One Thousand Playgrounds

By Elizabeth Moreno

On January 25th, 2016, the Playground Ideas community reached its 1,000th playground. What started with a small band of volunteers building playgrounds along the Thai/Burma border in 2007 has grown into a global network of play advocates.

The Playground Ideas community is diverse. They are builders, community organizers, and NGO workers; parents, teachers, and students. They are artists, architects, designers, and makers. These talented individuals are contributing their skills and passion — working out of their own homes or on-site at playground builds around the world.

They have created resources that enable anyone, anywhere to build a playground using only local tools, materials, and skills. And they’ve built those playgrounds at schools, orphanages, community centers, and public parks. They do it because they believe that every child has the right to play and they do it because they know play is the most important tool to a child has to navigate their world.

This community believes in resources being open-source and free for those who need it most. By investing in this work, their impact has reached beyond physical borders. They are a network of strangers across continents, supporting each other to bring access to play for kids around the world.

Tha Wah was Playground Ideas’ first employee. He led teams of volunteers to build dozens of playgrounds across Thailand (and he’s still at it today!) One of his first original creations was the “Tha Wah Car.” Years later in Uganda, East African Playgrounds, a nonprofit playground building organization, built the “Tha Wah Car” at an orphanage along the banks of the river Nile.

Further north in Uganda, a special slide was designed specifically for a group of toddlers at a daycare centre. The caretakers asked for a slide that wouldn’t get dangerously hot in the equatorial sun, as steel slides often do. The result was a brick and concrete structure, with smooth, slippery floor tiles. Ana, an architect in Guatemala, saw the slide design online and thought she could make it even better. She built an awesome triple-slide version out of rammed soil earthbags instead of bricks.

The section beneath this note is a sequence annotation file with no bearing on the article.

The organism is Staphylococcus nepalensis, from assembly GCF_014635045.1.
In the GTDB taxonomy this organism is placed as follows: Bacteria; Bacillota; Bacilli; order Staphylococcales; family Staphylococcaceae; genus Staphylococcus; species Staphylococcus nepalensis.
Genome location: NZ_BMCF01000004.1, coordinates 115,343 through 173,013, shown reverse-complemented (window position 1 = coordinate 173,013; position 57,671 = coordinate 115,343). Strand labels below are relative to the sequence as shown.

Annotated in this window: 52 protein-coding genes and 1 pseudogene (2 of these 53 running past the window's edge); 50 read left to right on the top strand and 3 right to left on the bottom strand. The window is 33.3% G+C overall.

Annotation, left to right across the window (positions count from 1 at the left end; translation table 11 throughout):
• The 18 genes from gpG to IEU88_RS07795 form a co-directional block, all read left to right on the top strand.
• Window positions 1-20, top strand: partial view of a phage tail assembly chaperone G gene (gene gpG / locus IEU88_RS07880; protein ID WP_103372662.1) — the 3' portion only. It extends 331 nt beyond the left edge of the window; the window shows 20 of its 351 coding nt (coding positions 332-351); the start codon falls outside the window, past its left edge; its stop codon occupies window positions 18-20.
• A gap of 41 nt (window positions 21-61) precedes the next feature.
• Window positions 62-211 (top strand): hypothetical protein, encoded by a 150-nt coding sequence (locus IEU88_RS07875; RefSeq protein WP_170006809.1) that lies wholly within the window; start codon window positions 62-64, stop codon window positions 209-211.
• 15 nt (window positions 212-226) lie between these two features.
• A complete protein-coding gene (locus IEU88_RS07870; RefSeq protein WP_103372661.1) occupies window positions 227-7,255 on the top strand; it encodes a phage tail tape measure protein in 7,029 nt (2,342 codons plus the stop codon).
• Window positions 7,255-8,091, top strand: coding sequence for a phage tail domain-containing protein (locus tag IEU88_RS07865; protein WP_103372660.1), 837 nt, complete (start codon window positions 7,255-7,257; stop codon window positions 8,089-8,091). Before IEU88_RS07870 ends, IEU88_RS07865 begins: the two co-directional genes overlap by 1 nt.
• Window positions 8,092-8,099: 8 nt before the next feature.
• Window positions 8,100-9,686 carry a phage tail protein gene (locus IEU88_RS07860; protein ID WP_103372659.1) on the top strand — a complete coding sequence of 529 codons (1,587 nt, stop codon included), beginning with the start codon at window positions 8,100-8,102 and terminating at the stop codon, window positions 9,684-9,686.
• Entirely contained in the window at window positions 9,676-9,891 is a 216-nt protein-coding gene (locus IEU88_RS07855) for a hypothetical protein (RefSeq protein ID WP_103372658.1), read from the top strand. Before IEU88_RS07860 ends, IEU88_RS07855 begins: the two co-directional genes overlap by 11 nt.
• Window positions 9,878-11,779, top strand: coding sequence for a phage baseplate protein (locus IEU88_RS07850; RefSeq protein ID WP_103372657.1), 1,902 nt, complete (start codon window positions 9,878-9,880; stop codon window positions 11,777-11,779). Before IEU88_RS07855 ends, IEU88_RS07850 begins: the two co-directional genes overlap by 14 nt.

Little did she know a cooperative of eco-builders in Rwanda would then replicate her earthbag & tile slide across the world. They also used recycled oil barrels to build this cool drum set on their playground.

Socheata, a Playground Ideas intern in the U.S., turned the drum kit design into a step-by-step DIY building guide, allowing anyone, anywhere to download the plans and easily build it on their own. During her internship, Socheata created over 60 step-by-step plans for Playground Ideas’ website.

Another intern in the U.S., Tyler, designed an element called the “Swing Monkey.” He took inspiration from the palm fronds he remembered swinging on as a kid in Panama. They’d hang down low from coconut trees and Tyler and his brother would swing around and around on them. Years later, community build leader Mathias, from Austria, downloaded the step by step instructions for Tyler’s design and built it for a group of kids in the Philippines.

Elsewhere in the Philippines, Jason, a Peace Corps Volunteer, was supporting the PTA of an elementary school in a typhoon affected region to build a safe space for their children to play. Jason is one of many Peace Corps Volunteers who have spearheaded playground projects — like Josh and Jane in Morocco. They set out to build a playground at every school in their remote community and it ended up sparking a wave of DIY play spaces across the country.

Josh and Jane found the resources to design and build playgrounds from local tools and materials at— where, on January 25th, 2016, Jocelyn started a project profile for a recycled community play space in Equador, becoming the 1,000th project in the Playground Ideas community.

1,000 playgrounds across the globe, impacting 500,000 kids.

These are the people who made it happen.

Playground Ideas is a non-profit organization that equips anyone, anywhere to build a stimulating space for play using only local materials, tools, and labor. Get the resources you need to a playground yourself, volunteer, or donate at
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